Friday, March 18, 2016

Happy, Happy, Happy

Americans may be angry, but by global quality of life standards, they are fat and happy. “Each year, packs of sociologists and survey workers descend on different countries to ask people about their happiness. Surveys such as Pew’s ‘Ladder of Life,’ The World Values Survey and the United Nations' World Happiness Report measure and rank countries in terms of their well-being.
“One goal of these surveys is to figure out what ingredients make a happy society. Critics say the measure that most countries use to track progress — gross domestic product — excludes some of the most important parts of human life. GDP doesn't distinguish, for example, between $10 million earned cutting down a rainforest and $10 million earned delivering a new cancer drug. But by paying attention to wellness and happiness, researchers can help guide local and national governments in making policy and adopting the kind of economic development that benefits people most.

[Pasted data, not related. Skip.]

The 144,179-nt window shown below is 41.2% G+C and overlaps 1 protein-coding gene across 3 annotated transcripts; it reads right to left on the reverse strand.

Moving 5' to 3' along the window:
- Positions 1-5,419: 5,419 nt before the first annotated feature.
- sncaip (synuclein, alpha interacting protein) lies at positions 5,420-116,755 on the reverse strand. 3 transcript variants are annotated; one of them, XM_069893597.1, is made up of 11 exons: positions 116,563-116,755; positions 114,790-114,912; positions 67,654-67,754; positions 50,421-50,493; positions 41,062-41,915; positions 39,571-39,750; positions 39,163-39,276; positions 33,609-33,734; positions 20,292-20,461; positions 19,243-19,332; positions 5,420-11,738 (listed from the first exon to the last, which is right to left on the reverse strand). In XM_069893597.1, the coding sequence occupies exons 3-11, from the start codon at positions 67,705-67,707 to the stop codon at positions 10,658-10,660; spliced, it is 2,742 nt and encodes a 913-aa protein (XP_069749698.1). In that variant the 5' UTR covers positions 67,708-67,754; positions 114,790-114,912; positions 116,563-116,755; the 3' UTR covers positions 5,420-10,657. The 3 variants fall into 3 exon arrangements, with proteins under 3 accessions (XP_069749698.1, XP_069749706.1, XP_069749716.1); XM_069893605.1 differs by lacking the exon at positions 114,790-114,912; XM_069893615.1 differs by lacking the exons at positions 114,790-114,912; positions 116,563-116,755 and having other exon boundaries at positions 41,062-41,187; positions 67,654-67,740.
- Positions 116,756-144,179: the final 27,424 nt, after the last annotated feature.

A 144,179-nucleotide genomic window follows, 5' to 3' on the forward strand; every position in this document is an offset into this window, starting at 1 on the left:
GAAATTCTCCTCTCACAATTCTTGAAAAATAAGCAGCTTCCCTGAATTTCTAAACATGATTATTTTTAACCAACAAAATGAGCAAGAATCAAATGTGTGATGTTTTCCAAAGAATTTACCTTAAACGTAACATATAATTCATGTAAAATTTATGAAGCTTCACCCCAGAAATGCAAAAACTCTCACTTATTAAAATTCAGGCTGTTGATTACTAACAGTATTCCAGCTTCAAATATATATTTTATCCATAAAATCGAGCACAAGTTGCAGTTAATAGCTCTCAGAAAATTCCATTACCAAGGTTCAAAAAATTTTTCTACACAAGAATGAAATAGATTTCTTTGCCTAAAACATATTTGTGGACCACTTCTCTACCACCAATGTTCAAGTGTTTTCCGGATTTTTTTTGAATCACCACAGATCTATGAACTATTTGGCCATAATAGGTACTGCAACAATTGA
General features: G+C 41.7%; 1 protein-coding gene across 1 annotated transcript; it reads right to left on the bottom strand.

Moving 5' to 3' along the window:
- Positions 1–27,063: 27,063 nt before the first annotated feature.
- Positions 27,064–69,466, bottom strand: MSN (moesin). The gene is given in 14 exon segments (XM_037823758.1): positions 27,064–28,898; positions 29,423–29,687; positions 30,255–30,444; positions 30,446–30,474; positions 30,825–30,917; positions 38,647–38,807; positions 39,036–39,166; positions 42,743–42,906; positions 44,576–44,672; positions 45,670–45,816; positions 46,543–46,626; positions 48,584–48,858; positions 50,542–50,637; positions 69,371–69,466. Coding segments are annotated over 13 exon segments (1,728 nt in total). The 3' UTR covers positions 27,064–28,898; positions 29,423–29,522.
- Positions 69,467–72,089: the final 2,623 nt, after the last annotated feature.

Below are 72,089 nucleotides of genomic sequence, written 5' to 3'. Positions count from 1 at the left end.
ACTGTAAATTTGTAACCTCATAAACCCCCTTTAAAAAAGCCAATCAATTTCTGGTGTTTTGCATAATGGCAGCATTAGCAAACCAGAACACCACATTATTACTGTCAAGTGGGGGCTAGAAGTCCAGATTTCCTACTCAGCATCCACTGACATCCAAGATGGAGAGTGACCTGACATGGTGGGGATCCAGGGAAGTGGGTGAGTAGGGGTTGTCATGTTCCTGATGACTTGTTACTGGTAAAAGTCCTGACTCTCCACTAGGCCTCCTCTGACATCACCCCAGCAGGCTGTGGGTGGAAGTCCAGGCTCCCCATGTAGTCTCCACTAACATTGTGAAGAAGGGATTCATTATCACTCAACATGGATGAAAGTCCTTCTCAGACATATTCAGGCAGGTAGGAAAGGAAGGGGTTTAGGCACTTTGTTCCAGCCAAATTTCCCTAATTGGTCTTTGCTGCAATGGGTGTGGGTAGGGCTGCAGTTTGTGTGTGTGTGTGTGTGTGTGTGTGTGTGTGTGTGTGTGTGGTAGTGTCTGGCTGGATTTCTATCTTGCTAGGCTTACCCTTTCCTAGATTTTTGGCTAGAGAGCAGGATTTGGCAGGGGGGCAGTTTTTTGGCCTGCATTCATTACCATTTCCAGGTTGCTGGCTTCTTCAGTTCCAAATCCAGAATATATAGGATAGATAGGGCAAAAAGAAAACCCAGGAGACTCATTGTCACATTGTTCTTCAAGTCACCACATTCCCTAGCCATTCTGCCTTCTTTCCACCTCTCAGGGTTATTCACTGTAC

“Often, these surveys suggest that one of the most important components in happiness is actually wealth. Wealthier countries tend to have higher standards of living, better health care and education, cleaner environments, and more support for families than poorer ones do. The map [above], from the U.N.'s World Happiness Report, shows that many of the ‘happiest’ countries, marked in green, are more developed ones.”, February 4th. While it stands to reason that if you are sick, hungry, living without hope, facing pestilence, famine and plague or in the middle of a worn-torn battleground, you may be downright miserable, the generate assumption is these surveys is that money does in fact buy happiness.